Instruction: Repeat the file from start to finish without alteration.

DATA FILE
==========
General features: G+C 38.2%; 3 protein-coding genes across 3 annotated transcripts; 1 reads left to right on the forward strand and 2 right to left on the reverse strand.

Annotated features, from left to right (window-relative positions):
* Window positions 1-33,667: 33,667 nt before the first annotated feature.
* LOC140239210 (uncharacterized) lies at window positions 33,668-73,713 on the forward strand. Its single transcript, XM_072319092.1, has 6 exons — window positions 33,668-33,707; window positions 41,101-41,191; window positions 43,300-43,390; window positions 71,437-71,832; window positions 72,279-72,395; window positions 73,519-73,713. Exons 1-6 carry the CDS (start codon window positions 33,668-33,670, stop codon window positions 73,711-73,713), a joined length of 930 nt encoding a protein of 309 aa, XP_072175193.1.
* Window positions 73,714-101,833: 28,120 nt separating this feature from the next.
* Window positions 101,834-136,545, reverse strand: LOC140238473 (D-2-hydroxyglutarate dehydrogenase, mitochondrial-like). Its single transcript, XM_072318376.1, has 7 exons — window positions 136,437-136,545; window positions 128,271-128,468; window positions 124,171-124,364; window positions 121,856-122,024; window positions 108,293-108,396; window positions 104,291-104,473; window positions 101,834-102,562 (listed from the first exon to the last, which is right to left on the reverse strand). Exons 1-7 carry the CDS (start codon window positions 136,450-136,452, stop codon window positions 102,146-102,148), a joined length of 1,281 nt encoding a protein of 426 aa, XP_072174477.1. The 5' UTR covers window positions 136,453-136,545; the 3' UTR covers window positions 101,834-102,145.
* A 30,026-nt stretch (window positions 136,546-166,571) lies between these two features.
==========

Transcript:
General features: G+C 38.2%; 3 protein-coding genes across 3 annotated transcripts; 1 reads left to right on the forward strand and 2 right to left on the reverse strand.

Annotated features, from left to right (window-relative positions):
* Window positions 1-33,667: 33,667 nt before the first annotated feature.
* LOC140239210 (uncharacterized) lies at window positions 33,668-73,713 on the forward strand. Its single transcript, XM_072319092.1, has 6 exons — window positions 33,668-33,707; window positions 41,101-41,191; window positions 43,300-43,390; window positions 71,437-71,832; window positions 72,279-72,395; window positions 73,519-73,713. Exons 1-6 carry the CDS (start codon window positions 33,668-33,670, stop codon window positions 73,711-73,713), a joined length of 930 nt encoding a protein of 309 aa, XP_072175193.1.
* Window positions 73,714-101,833: 28,120 nt separating this feature from the next.
* Window positions 101,834-136,545, reverse strand: LOC140238473 (D-2-hydroxyglutarate dehydrogenase, mitochondrial-like). Its single transcript, XM_072318376.1, has 7 exons — window positions 136,437-136,545; window positions 128,271-128,468; window positions 124,171-124,364; window positions 121,856-122,024; window positions 108,293-108,396; window positions 104,291-104,473; window positions 101,834-102,562 (listed from the first exon to the last, which is right to left on the reverse strand). Exons 1-7 carry the CDS (start codon window positions 136,450-136,452, stop codon window positions 102,146-102,148), a joined length of 1,281 nt encoding a protein of 426 aa, XP_072174477.1. The 5' UTR covers window positions 136,453-136,545; the 3' UTR covers window positions 101,834-102,145.
* A 30,026-nt stretch (window positions 136,546-166,571) lies between these two features.